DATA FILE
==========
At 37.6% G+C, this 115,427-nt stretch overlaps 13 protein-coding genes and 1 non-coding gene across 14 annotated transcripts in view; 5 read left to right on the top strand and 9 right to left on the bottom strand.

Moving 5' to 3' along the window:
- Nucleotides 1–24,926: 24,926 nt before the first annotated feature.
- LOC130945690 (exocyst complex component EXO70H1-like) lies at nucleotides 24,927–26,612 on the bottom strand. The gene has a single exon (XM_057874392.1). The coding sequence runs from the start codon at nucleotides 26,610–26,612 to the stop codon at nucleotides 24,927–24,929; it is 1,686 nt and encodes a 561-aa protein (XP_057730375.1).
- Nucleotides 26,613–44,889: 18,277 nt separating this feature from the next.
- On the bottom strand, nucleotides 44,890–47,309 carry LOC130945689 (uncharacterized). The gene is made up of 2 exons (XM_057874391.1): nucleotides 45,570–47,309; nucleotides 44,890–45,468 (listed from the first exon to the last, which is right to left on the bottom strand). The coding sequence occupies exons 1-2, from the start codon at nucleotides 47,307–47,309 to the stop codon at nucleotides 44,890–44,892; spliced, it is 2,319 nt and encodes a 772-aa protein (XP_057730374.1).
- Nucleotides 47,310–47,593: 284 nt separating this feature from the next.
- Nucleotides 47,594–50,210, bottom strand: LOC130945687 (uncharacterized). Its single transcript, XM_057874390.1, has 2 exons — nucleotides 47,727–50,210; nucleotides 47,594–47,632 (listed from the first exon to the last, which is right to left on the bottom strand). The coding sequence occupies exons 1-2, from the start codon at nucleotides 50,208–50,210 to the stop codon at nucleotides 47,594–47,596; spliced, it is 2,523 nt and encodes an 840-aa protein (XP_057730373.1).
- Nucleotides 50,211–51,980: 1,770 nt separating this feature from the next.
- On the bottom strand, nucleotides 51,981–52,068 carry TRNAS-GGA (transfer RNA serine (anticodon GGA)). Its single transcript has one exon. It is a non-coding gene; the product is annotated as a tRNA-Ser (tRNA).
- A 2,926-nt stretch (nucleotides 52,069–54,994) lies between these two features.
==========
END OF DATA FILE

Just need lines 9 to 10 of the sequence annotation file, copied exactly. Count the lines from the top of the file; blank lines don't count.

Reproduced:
- Nucleotides 50,211–51,980: 1,770 nt separating this feature from the next.
- On the bottom strand, nucleotides 51,981–52,068 carry TRNAS-GGA (transfer RNA serine (anticodon GGA)). Its single transcript has one exon. It is a non-coding gene; the product is annotated as a tRNA-Ser (tRNA).